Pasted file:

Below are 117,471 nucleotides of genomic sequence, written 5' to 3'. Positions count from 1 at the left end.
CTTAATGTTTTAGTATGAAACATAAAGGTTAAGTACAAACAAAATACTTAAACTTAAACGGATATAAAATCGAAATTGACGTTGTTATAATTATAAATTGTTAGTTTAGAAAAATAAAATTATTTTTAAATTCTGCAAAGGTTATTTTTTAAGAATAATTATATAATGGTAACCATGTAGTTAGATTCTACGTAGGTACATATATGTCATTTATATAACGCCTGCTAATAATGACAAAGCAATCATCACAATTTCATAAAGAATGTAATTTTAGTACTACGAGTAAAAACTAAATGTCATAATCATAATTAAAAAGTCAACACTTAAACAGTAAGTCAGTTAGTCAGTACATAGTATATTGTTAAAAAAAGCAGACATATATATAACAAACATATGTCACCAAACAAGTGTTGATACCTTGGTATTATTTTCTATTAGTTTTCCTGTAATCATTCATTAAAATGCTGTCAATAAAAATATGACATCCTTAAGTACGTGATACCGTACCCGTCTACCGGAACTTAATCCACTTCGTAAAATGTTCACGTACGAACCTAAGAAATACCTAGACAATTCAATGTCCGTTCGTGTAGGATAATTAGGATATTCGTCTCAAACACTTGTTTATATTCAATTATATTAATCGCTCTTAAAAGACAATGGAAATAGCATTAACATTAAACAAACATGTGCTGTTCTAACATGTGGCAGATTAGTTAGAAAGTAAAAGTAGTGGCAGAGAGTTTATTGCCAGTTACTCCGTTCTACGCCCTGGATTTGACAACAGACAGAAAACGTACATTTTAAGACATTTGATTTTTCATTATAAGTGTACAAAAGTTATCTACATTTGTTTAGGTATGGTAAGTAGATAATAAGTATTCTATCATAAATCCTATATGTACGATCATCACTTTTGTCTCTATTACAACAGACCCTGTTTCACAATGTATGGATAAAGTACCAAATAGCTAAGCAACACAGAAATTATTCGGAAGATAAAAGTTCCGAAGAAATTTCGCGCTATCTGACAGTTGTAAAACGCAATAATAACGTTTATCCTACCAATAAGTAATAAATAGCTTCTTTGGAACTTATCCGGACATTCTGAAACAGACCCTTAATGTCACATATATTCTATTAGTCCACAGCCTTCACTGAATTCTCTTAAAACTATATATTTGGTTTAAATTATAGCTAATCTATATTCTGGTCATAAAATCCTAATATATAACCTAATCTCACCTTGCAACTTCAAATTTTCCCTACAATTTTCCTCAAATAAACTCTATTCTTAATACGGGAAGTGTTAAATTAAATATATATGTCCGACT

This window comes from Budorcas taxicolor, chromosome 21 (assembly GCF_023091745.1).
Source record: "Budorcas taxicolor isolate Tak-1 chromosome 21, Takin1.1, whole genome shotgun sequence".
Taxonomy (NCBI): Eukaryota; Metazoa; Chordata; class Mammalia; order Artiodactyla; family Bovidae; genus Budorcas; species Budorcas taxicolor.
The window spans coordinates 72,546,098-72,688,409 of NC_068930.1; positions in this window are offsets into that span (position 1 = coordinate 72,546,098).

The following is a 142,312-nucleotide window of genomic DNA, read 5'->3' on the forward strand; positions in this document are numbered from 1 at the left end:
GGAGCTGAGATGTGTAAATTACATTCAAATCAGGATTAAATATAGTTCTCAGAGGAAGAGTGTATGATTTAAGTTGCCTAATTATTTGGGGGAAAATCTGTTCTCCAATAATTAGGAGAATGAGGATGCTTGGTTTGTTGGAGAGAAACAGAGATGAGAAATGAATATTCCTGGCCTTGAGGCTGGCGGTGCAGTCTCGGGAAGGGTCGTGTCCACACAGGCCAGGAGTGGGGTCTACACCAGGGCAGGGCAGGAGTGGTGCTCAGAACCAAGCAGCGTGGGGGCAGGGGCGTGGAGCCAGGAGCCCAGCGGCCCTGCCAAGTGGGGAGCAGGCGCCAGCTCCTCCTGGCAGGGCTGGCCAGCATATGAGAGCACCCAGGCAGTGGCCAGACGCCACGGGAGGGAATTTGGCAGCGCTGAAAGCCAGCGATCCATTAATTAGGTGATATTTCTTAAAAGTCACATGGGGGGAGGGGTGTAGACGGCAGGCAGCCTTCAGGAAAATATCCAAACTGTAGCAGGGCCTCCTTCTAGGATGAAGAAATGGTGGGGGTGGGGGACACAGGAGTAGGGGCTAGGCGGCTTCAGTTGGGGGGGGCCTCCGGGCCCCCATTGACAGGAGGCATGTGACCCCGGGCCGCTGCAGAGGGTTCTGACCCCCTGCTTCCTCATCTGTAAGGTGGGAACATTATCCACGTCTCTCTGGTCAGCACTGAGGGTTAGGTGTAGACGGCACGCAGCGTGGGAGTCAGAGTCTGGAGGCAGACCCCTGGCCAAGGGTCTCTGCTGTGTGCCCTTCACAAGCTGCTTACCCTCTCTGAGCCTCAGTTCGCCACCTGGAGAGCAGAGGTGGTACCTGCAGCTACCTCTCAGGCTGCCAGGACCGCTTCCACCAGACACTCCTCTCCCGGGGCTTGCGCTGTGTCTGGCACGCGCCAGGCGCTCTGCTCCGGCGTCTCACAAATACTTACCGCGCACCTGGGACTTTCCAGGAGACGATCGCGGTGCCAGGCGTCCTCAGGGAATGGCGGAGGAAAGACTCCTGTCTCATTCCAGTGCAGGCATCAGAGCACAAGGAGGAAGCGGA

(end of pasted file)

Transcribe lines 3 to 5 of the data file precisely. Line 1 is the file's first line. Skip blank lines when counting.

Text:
This window comes from Budorcas taxicolor, chromosome 21 (assembly GCF_023091745.1).
Source record: "Budorcas taxicolor isolate Tak-1 chromosome 21, Takin1.1, whole genome shotgun sequence".
Taxonomy (NCBI): Eukaryota; Metazoa; Chordata; class Mammalia; order Artiodactyla; family Bovidae; genus Budorcas; species Budorcas taxicolor.